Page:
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Biden Extends COVID-19 Foreclosure Protections

Real Estate Law concept.  Model of house and a gavel.
By Andrew Leonatti on February 18, 2021 1:45 PM

This week, the White House announced that the federal government is extending coronavirus pandemic-related foreclosure protections until June 30. The move ends any drama of what would happen when the previous deadline of March 31 approached.

With millions suffering financial hardships, the announcement will give homeowners behind on their mortgage payments time to breathe. However, be aware that these extensions will not go on indefinitely, and they do not apply to every struggling homeowner.

Federally Backed Mortgage Holders Get Relief

The announcement means that the approximately 11 million homeowners who hold mortgages backed by the U.S. Department of Housing and Urban Development (HUD), Department of Veterans Affairs (VA), or the Department of Agriculture (USDA) are safe from foreclosure until June 30.

The deadline for requesting mortgage payment forbearance now also lasts until June 30. Forbearance means you can temporarily stop payment or pay a reduced amount on your mortgage, although you will have to make up those payments later.

Successful applicants can receive up to six months of forbearance in three-month increments. The estimated 2.7 million homeowners already on this federal forbearance plan can also extend this relief for an additional six months.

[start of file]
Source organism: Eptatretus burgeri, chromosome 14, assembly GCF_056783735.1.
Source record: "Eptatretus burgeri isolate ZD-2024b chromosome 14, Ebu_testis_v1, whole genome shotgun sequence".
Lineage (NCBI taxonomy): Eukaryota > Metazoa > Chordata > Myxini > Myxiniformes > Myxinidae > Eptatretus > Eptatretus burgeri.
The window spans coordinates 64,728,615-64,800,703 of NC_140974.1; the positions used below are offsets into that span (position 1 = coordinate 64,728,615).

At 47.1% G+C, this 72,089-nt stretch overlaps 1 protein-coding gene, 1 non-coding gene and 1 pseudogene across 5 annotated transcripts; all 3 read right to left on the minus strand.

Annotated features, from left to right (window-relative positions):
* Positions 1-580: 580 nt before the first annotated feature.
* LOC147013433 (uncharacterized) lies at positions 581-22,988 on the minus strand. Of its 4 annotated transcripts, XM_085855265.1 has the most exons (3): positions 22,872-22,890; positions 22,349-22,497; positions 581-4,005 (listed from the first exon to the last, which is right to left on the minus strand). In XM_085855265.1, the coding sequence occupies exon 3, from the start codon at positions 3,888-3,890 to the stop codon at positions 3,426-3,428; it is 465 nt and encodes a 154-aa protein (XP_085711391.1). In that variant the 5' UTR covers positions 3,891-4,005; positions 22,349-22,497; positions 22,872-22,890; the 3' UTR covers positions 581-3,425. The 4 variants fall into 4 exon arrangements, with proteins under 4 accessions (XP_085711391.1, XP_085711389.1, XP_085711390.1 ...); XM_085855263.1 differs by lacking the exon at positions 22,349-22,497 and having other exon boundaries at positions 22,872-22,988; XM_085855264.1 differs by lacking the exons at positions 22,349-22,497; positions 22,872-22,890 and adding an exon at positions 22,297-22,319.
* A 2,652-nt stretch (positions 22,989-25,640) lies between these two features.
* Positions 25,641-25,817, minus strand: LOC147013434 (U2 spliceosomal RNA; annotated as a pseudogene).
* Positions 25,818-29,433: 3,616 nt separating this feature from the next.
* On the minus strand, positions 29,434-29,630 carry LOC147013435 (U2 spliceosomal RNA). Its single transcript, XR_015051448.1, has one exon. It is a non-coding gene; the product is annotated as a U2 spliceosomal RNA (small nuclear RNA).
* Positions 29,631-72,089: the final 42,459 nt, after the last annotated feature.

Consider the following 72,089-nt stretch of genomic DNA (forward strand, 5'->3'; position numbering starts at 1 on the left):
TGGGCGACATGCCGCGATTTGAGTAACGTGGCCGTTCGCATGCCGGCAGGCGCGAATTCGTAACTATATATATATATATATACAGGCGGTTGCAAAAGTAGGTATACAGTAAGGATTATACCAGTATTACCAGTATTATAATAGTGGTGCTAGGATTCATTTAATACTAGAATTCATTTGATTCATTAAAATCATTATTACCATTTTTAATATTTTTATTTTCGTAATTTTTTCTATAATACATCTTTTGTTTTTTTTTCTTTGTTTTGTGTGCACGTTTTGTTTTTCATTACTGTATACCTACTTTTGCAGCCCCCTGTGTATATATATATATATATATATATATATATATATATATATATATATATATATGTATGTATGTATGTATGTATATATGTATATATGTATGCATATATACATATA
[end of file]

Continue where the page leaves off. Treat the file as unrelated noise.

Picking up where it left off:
Other Homeowners Also Getting Help

Most Americans hold mortgages backed by Fannie Mae and Freddie Mac, not the federal agencies listed above. The Federal Housing Finance Agency (FHFA) announced last week that Fannie- and Freddie-backed mortgages can receive an additional three months of forbearance, lasting up to 15 months.

The agency also extended foreclosure protections on those mortgages until March 31.

Between this week's White House announcement and last week's announcement for Fannie- and Freddie-backed mortgages, approximately 70% of mortgage holders in the U.S. can request pandemic-related forbearance.

Relief Is Not a 'Get Out of Jail Free' Card

It's important to remember that you must pay back the amount that you missed during forbearance. For most people who take advantage of the options above, however, these federal agencies will not require immediate repayment of all missed mortgage payments. Payment plans are possible.

Additionally, if you hold a mortgage backed by a private lender, the relief options above do not apply to you, and you could still be at risk of foreclosure. However, your lender may also offer forbearance options, and if you believe you are at risk of foreclosure, you can talk through your situation with an attorney.

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